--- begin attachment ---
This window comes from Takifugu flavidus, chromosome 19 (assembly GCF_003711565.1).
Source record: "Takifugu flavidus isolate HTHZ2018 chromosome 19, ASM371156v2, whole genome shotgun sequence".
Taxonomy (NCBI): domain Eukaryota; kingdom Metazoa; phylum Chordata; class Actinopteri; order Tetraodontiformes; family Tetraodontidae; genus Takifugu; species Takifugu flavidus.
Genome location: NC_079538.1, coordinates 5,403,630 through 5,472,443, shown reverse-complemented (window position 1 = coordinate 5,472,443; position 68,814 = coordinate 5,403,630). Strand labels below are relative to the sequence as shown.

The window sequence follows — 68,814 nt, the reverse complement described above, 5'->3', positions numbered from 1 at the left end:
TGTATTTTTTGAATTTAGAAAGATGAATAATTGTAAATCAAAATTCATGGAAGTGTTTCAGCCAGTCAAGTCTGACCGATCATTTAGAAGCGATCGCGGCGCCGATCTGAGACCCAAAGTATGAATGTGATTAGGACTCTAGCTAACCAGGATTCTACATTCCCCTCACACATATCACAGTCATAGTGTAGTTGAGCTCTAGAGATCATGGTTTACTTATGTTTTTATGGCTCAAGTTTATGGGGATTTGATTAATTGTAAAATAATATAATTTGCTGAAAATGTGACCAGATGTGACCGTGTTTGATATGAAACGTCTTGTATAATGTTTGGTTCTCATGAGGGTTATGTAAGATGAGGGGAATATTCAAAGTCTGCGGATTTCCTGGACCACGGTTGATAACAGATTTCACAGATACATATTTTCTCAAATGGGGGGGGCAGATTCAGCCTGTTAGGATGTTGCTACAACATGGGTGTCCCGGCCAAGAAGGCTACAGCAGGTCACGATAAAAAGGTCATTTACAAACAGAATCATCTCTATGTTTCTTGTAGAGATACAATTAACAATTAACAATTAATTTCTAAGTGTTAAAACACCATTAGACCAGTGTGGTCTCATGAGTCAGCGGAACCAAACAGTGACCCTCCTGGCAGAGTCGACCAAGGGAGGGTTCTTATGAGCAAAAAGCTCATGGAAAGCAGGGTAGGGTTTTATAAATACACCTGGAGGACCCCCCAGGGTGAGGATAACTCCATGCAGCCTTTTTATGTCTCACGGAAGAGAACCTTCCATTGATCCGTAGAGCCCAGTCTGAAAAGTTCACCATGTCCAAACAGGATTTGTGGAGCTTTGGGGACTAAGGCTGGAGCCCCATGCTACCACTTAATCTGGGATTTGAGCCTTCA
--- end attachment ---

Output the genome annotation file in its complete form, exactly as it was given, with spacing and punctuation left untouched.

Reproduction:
This window comes from Takifugu flavidus, chromosome 19 (assembly GCF_003711565.1).
Source record: "Takifugu flavidus isolate HTHZ2018 chromosome 19, ASM371156v2, whole genome shotgun sequence".
Taxonomy (NCBI): domain Eukaryota; kingdom Metazoa; phylum Chordata; class Actinopteri; order Tetraodontiformes; family Tetraodontidae; genus Takifugu; species Takifugu flavidus.
Genome location: NC_079538.1, coordinates 5,403,630 through 5,472,443, shown reverse-complemented (window position 1 = coordinate 5,472,443; position 68,814 = coordinate 5,403,630). Strand labels below are relative to the sequence as shown.

The window sequence follows — 68,814 nt, the reverse complement described above, 5'->3', positions numbered from 1 at the left end:
TGTATTTTTTGAATTTAGAAAGATGAATAATTGTAAATCAAAATTCATGGAAGTGTTTCAGCCAGTCAAGTCTGACCGATCATTTAGAAGCGATCGCGGCGCCGATCTGAGACCCAAAGTATGAATGTGATTAGGACTCTAGCTAACCAGGATTCTACATTCCCCTCACACATATCACAGTCATAGTGTAGTTGAGCTCTAGAGATCATGGTTTACTTATGTTTTTATGGCTCAAGTTTATGGGGATTTGATTAATTGTAAAATAATATAATTTGCTGAAAATGTGACCAGATGTGACCGTGTTTGATATGAAACGTCTTGTATAATGTTTGGTTCTCATGAGGGTTATGTAAGATGAGGGGAATATTCAAAGTCTGCGGATTTCCTGGACCACGGTTGATAACAGATTTCACAGATACATATTTTCTCAAATGGGGGGGGCAGATTCAGCCTGTTAGGATGTTGCTACAACATGGGTGTCCCGGCCAAGAAGGCTACAGCAGGTCACGATAAAAAGGTCATTTACAAACAGAATCATCTCTATGTTTCTTGTAGAGATACAATTAACAATTAACAATTAATTTCTAAGTGTTAAAACACCATTAGACCAGTGTGGTCTCATGAGTCAGCGGAACCAAACAGTGACCCTCCTGGCAGAGTCGACCAAGGGAGGGTTCTTATGAGCAAAAAGCTCATGGAAAGCAGGGTAGGGTTTTATAAATACACCTGGAGGACCCCCCAGGGTGAGGATAACTCCATGCAGCCTTTTTATGTCTCACGGAAGAGAACCTTCCATTGATCCGTAGAGCCCAGTCTGAAAAGTTCACCATGTCCAAACAGGATTTGTGGAGCTTTGGGGACTAAGGCTGGAGCCCCATGCTACCACTTAATCTGGGATTTGAGCCTTCA